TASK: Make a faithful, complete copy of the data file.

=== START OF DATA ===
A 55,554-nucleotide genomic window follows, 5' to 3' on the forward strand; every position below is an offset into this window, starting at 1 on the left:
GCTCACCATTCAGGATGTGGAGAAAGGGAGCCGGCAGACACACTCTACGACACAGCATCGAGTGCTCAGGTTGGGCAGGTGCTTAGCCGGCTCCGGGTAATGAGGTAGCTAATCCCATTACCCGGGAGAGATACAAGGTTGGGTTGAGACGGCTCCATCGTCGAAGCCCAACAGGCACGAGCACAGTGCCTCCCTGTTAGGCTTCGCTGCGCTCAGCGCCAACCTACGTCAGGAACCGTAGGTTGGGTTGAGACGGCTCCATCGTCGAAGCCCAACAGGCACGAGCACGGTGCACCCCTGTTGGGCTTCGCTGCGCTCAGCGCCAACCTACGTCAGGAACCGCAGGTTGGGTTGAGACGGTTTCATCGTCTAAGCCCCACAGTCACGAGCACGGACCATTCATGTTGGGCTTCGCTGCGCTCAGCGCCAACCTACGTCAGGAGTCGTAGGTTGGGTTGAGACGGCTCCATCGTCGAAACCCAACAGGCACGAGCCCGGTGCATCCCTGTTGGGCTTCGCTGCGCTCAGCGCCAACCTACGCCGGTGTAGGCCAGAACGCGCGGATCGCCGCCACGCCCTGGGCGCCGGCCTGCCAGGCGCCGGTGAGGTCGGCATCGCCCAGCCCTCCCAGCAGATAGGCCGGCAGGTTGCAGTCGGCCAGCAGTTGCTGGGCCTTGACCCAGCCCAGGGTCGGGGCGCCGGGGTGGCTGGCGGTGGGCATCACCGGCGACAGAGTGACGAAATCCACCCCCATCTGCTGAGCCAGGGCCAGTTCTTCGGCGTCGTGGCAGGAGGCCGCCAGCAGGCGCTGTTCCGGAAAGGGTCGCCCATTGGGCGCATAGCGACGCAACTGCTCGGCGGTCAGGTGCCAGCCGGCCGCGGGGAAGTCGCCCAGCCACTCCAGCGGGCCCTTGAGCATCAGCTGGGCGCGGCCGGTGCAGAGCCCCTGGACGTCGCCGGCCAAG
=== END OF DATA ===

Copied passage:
A 55,554-nucleotide genomic window follows, 5' to 3' on the forward strand; every position below is an offset into this window, starting at 1 on the left:
GCTCACCATTCAGGATGTGGAGAAAGGGAGCCGGCAGACACACTCTACGACACAGCATCGAGTGCTCAGGTTGGGCAGGTGCTTAGCCGGCTCCGGGTAATGAGGTAGCTAATCCCATTACCCGGGAGAGATACAAGGTTGGGTTGAGACGGCTCCATCGTCGAAGCCCAACAGGCACGAGCACAGTGCCTCCCTGTTAGGCTTCGCTGCGCTCAGCGCCAACCTACGTCAGGAACCGTAGGTTGGGTTGAGACGGCTCCATCGTCGAAGCCCAACAGGCACGAGCACGGTGCACCCCTGTTGGGCTTCGCTGCGCTCAGCGCCAACCTACGTCAGGAACCGCAGGTTGGGTTGAGACGGTTTCATCGTCTAAGCCCCACAGTCACGAGCACGGACCATTCATGTTGGGCTTCGCTGCGCTCAGCGCCAACCTACGTCAGGAGTCGTAGGTTGGGTTGAGACGGCTCCATCGTCGAAACCCAACAGGCACGAGCCCGGTGCATCCCTGTTGGGCTTCGCTGCGCTCAGCGCCAACCTACGCCGGTGTAGGCCAGAACGCGCGGATCGCCGCCACGCCCTGGGCGCCGGCCTGCCAGGCGCCGGTGAGGTCGGCATCGCCCAGCCCTCCCAGCAGATAGGCCGGCAGGTTGCAGTCGGCCAGCAGTTGCTGGGCCTTGACCCAGCCCAGGGTCGGGGCGCCGGGGTGGCTGGCGGTGGGCATCACCGGCGACAGAGTGACGAAATCCACCCCCATCTGCTGAGCCAGGGCCAGTTCTTCGGCGTCGTGGCAGGAGGCCGCCAGCAGGCGCTGTTCCGGAAAGGGTCGCCCATTGGGCGCATAGCGACGCAACTGCTCGGCGGTCAGGTGCCAGCCGGCCGCGGGGAAGTCGCCCAGCCACTCCAGCGGGCCCTTGAGCATCAGCTGGGCGCGGCCGGTGCAGAGCCCCTGGACGTCGCCGGCCAAG